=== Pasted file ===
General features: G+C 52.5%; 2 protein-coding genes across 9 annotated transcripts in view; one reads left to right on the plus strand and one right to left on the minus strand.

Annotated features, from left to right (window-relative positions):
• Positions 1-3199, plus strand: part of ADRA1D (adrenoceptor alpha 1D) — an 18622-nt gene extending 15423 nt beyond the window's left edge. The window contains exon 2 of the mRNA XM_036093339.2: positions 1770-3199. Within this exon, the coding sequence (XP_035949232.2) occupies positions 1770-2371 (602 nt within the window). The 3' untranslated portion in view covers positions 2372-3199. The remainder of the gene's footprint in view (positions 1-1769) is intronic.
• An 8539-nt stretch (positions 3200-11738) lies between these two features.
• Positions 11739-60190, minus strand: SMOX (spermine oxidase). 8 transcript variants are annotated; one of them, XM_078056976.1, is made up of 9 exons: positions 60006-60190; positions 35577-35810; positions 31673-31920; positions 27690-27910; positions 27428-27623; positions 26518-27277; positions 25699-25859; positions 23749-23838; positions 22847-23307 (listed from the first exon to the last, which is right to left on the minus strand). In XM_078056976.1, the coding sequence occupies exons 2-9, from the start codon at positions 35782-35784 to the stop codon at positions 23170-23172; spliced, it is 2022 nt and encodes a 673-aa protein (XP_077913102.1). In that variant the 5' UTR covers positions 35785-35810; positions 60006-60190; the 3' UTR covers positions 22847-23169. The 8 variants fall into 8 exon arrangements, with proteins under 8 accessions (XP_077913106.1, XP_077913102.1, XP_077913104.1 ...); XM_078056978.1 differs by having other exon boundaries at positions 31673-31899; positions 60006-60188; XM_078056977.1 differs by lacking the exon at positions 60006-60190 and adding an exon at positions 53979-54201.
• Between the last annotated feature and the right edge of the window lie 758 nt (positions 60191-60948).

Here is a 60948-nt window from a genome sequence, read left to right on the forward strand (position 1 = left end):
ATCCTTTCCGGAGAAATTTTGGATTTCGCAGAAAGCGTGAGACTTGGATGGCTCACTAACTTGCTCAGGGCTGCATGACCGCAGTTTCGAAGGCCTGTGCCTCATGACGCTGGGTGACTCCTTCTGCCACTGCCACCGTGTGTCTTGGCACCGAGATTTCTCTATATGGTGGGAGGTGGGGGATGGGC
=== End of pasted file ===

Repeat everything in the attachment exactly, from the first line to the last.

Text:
General features: G+C 52.5%; 2 protein-coding genes across 9 annotated transcripts in view; one reads left to right on the plus strand and one right to left on the minus strand.

Annotated features, from left to right (window-relative positions):
• Positions 1-3199, plus strand: part of ADRA1D (adrenoceptor alpha 1D) — an 18622-nt gene extending 15423 nt beyond the window's left edge. The window contains exon 2 of the mRNA XM_036093339.2: positions 1770-3199. Within this exon, the coding sequence (XP_035949232.2) occupies positions 1770-2371 (602 nt within the window). The 3' untranslated portion in view covers positions 2372-3199. The remainder of the gene's footprint in view (positions 1-1769) is intronic.
• An 8539-nt stretch (positions 3200-11738) lies between these two features.
• Positions 11739-60190, minus strand: SMOX (spermine oxidase). 8 transcript variants are annotated; one of them, XM_078056976.1, is made up of 9 exons: positions 60006-60190; positions 35577-35810; positions 31673-31920; positions 27690-27910; positions 27428-27623; positions 26518-27277; positions 25699-25859; positions 23749-23838; positions 22847-23307 (listed from the first exon to the last, which is right to left on the minus strand). In XM_078056976.1, the coding sequence occupies exons 2-9, from the start codon at positions 35782-35784 to the stop codon at positions 23170-23172; spliced, it is 2022 nt and encodes a 673-aa protein (XP_077913102.1). In that variant the 5' UTR covers positions 35785-35810; positions 60006-60190; the 3' UTR covers positions 22847-23169. The 8 variants fall into 8 exon arrangements, with proteins under 8 accessions (XP_077913106.1, XP_077913102.1, XP_077913104.1 ...); XM_078056978.1 differs by having other exon boundaries at positions 31673-31899; positions 60006-60188; XM_078056977.1 differs by lacking the exon at positions 60006-60190 and adding an exon at positions 53979-54201.
• Between the last annotated feature and the right edge of the window lie 758 nt (positions 60191-60948).

Here is a 60948-nt window from a genome sequence, read left to right on the forward strand (position 1 = left end):
ATCCTTTCCGGAGAAATTTTGGATTTCGCAGAAAGCGTGAGACTTGGATGGCTCACTAACTTGCTCAGGGCTGCATGACCGCAGTTTCGAAGGCCTGTGCCTCATGACGCTGGGTGACTCCTTCTGCCACTGCCACCGTGTGTCTTGGCACCGAGATTTCTCTATATGGTGGGAGGTGGGGGATGGGC